Hommel Beer Factory
BIA HOI CULTURE'S ORIGIN: FROM A COLONICAL DRINKING TO A CULTURE OF URBAN DWELLERS
Before the French colonization, Vietnam had a long history of rice alcohol production. The beer industry was created in 1892 by Alfred Hommel, founder of Hommel Brewery (Brasserie Hommel) in Hanoi. Along with the Larue Brewery (Brasserie Larue) in Saigon, the Hommel Brewery was one of the two biggest breweries in Indochina.
Beer was the drink that seemed most suitable in the Indochina climate. At first, beer was mainly consumed by the French, then it became more and more popular with local Vietnamese people.
Besides water, the ingredients used by the Hommel Brewery were malted barley and hops imported from Europe and a proportion of rice (preferably denitrogenated). The difficulty was not in the purchase of ingredients of first quality, but in purifying water used, acquiring expensive brewing equipment, and adapting it to the hot and humid climate of Hanoi. Another challenge for the production of bottled beer was transportation. The brewery came up with the idea of producing a draft beer called bia hoi sold in kegs instead of bottles. Over time, bia hoi became a staple of Vietnamese culture and it remains so to this day.
Name: Brasserie Hommel / Société de la Brasserie Hommel / Société des Brasseries et Glacières de l'Indochine / Hanoi Brewery / Hanoi Brewery Company / Hanoi Beer-Alcohol-Beverage Corporation (Habeco)
Location: 183 Hoang Hoa Tham, Ha Noi
Architectural and Urban preliminary assessment
Perspective / Thematic / Narrative point of view
Hanoi Ad Hoc 1.0 //
Architecture, Factories and (Re)Tracing the Modern Dream of Recent Past
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Van Diem Sugar Factory
Hong Ha Stationery Factory
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Van Dien Fertilizer Factory
Hai Chau Confectionery Factory
In 1890, Tony Garnier started working on his revolutionary model for a “cité industrielle”. This ideal industrial city featured four distinct functions: production, housing, health and leisure facilities. Prefiguring the modernist city, the production function held the centre stage in Garnier’s cité.
At the same time, in another part of the planet, Hanoi began to industrialise and to take the appearance of a modern city, partly as a result of French colonial efforts. However, the city was not designed with any of Garnier’s principles. Instead of applying functional zoning principles, living and production functions continued to intermingle in the Vietnamese capital city. The first colonial factories were sited near the heart of Hanoi. Later on, industrial establishments were built further out in a belated effort to reduce air pollution in the inner city. May of these industrial sites remain a part of Hanoi’s urban fabric up to this day, often woven in a “bricolage” way into the city’s indigenous residential fabric. This lack of planning, a distinctive feature of the Hanoian urbanscape, is a testimony of the anti-industrialization policies adopted by the French in Indochina.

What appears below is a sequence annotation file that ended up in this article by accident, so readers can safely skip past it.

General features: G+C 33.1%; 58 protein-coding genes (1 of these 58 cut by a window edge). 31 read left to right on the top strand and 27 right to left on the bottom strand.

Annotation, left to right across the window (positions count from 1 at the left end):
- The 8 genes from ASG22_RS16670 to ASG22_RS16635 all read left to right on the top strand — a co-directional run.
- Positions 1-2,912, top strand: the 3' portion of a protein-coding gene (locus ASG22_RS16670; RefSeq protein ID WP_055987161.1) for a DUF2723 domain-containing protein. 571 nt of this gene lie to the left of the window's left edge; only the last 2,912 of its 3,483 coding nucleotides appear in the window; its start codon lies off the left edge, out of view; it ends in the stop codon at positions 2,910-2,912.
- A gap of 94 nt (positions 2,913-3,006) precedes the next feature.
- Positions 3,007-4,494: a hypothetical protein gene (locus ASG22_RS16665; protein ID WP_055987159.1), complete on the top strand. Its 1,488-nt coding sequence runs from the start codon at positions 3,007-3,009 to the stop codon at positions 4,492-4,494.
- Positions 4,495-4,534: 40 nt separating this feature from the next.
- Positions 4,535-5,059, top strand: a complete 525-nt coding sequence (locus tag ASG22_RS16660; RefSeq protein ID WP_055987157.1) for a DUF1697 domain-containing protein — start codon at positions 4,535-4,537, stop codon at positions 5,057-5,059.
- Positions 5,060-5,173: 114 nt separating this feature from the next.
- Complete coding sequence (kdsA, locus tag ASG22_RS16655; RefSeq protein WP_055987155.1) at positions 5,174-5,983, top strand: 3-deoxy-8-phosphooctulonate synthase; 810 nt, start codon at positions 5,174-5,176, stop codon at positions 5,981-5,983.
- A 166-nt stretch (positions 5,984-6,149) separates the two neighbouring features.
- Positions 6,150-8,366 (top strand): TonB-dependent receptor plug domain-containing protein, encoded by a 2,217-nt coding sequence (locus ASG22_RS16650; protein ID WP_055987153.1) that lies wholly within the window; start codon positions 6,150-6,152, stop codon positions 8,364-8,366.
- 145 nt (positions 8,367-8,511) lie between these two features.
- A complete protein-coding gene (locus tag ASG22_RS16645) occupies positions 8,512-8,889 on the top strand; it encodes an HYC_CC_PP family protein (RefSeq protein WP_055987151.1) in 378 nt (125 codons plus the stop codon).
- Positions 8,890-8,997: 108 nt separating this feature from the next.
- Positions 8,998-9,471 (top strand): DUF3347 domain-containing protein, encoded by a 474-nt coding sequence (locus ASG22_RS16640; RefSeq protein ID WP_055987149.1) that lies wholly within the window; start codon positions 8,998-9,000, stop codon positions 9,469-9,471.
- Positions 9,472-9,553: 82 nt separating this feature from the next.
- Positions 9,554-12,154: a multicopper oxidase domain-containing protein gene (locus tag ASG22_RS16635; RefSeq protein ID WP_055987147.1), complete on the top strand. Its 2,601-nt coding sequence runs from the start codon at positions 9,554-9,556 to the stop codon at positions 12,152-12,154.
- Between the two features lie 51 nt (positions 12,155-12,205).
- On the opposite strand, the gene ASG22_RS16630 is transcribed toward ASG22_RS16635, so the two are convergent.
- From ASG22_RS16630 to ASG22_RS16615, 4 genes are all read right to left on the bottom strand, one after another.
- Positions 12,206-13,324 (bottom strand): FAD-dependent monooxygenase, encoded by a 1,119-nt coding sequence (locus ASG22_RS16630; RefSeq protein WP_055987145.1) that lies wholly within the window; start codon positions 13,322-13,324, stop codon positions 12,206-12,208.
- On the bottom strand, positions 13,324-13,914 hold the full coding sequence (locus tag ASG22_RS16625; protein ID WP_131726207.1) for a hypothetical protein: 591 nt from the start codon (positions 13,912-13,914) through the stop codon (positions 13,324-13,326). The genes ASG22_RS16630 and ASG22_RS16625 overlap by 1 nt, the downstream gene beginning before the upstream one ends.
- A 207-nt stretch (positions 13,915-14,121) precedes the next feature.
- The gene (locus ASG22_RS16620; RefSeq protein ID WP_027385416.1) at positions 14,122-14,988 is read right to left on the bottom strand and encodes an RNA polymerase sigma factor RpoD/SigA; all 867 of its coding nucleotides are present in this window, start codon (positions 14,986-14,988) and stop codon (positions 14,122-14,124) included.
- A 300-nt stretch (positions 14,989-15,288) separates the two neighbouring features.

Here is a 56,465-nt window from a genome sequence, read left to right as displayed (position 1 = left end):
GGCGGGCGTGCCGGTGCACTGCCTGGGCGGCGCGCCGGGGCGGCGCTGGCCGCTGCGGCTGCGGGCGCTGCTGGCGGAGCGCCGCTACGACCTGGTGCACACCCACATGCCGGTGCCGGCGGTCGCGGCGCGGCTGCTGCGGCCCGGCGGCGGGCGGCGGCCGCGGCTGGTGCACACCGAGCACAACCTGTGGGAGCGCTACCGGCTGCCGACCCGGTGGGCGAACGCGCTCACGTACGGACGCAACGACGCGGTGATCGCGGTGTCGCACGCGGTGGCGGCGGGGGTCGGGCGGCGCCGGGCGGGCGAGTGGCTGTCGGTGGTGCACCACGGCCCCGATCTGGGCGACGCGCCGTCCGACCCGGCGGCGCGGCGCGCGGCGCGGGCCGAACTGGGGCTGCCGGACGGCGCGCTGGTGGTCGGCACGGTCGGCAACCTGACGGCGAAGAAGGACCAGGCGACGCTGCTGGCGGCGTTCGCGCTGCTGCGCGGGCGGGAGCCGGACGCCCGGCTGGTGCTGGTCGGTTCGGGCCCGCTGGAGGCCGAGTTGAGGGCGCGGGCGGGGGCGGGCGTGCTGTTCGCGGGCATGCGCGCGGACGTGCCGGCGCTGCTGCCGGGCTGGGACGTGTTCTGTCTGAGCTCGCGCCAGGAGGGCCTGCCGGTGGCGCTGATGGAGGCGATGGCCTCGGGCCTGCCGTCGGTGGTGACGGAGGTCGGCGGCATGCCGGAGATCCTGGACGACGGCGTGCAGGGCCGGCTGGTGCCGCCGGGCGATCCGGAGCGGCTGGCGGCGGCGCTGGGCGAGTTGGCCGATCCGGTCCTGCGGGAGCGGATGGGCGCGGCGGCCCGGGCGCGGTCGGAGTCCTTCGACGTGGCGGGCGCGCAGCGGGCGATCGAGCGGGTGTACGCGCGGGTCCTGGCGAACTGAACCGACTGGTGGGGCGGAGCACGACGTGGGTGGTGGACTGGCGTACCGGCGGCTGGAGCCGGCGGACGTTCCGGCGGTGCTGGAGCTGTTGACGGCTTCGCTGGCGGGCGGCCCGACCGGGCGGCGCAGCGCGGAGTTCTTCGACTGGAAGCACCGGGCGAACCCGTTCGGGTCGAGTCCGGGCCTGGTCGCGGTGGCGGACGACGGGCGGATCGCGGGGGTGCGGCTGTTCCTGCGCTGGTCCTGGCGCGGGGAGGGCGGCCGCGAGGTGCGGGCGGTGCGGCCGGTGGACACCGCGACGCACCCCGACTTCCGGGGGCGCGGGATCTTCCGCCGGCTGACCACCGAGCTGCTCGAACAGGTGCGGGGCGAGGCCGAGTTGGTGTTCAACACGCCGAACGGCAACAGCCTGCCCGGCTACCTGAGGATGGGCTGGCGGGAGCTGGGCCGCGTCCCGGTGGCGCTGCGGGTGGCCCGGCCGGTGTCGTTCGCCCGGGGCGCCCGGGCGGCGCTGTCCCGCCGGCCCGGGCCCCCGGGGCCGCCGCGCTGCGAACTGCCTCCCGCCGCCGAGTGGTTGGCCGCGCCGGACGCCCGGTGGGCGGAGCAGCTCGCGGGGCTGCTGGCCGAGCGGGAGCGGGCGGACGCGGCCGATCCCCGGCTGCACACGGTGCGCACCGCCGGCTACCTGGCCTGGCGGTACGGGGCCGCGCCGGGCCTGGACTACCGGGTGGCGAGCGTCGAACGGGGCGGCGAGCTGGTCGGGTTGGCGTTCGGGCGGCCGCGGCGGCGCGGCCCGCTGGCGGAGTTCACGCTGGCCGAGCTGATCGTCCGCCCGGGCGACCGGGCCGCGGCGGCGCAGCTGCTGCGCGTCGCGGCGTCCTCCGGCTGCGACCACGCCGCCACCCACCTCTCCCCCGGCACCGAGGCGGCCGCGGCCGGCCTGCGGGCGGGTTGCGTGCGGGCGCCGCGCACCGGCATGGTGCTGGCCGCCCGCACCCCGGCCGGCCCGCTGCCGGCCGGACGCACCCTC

Hanoi Ad hoc 1.0 interrogates the forgotten lives of industrial factories in the tropical, post-colonial urban context of Hanoi, Vietnam. As part of the national call to rebuild and modernise the nation by Ho Chi Minh in 1966, these industrial factories played a significant role in bringing material culture and abundance in the life of the average Vietnamese. More than mere production facilities, these factories in their diverse architectural forms have shaped the subjectivity of their workers and influenced the everyday lives of the urban populations surrounding them.
After the war, with the nation opening its door to the infinite sea of free market and neoliberalism, these urban artefacts gradually lost their purpose. Many have since been slated to be replaced by generic real estate projects. By investigating their current urban conditions, recording their architectural forms through drawings, and situating this knowledge in a greater socio-historical context, we aim to unearth these factories’ former selves and subsequently imagine alternate futures for them.